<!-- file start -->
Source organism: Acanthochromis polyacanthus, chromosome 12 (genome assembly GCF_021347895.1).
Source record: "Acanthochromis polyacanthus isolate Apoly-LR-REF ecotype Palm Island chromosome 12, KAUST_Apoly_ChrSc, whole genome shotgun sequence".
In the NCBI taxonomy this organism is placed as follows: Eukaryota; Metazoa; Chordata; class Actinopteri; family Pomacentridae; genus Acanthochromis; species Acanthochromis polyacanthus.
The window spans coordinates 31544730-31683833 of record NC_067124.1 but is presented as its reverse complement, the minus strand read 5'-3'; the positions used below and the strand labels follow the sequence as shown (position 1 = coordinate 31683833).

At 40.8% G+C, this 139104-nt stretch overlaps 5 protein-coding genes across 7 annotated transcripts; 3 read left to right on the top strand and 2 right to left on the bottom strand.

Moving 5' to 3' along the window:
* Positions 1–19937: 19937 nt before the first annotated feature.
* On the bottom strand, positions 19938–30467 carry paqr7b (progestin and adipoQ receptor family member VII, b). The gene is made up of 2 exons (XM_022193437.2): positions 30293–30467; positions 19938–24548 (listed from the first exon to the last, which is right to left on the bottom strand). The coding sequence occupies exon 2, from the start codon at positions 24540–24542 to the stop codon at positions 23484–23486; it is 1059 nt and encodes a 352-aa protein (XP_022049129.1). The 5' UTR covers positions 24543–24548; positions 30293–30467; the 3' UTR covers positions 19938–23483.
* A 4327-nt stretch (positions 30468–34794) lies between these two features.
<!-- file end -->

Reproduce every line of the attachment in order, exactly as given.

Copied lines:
Source organism: Acanthochromis polyacanthus, chromosome 12 (genome assembly GCF_021347895.1).
Source record: "Acanthochromis polyacanthus isolate Apoly-LR-REF ecotype Palm Island chromosome 12, KAUST_Apoly_ChrSc, whole genome shotgun sequence".
In the NCBI taxonomy this organism is placed as follows: Eukaryota; Metazoa; Chordata; class Actinopteri; family Pomacentridae; genus Acanthochromis; species Acanthochromis polyacanthus.
The window spans coordinates 31544730-31683833 of record NC_067124.1 but is presented as its reverse complement, the minus strand read 5'-3'; the positions used below and the strand labels follow the sequence as shown (position 1 = coordinate 31683833).

At 40.8% G+C, this 139104-nt stretch overlaps 5 protein-coding genes across 7 annotated transcripts; 3 read left to right on the top strand and 2 right to left on the bottom strand.

Moving 5' to 3' along the window:
* Positions 1–19937: 19937 nt before the first annotated feature.
* On the bottom strand, positions 19938–30467 carry paqr7b (progestin and adipoQ receptor family member VII, b). The gene is made up of 2 exons (XM_022193437.2): positions 30293–30467; positions 19938–24548 (listed from the first exon to the last, which is right to left on the bottom strand). The coding sequence occupies exon 2, from the start codon at positions 24540–24542 to the stop codon at positions 23484–23486; it is 1059 nt and encodes a 352-aa protein (XP_022049129.1). The 5' UTR covers positions 24543–24548; positions 30293–30467; the 3' UTR covers positions 19938–23483.
* A 4327-nt stretch (positions 30468–34794) lies between these two features.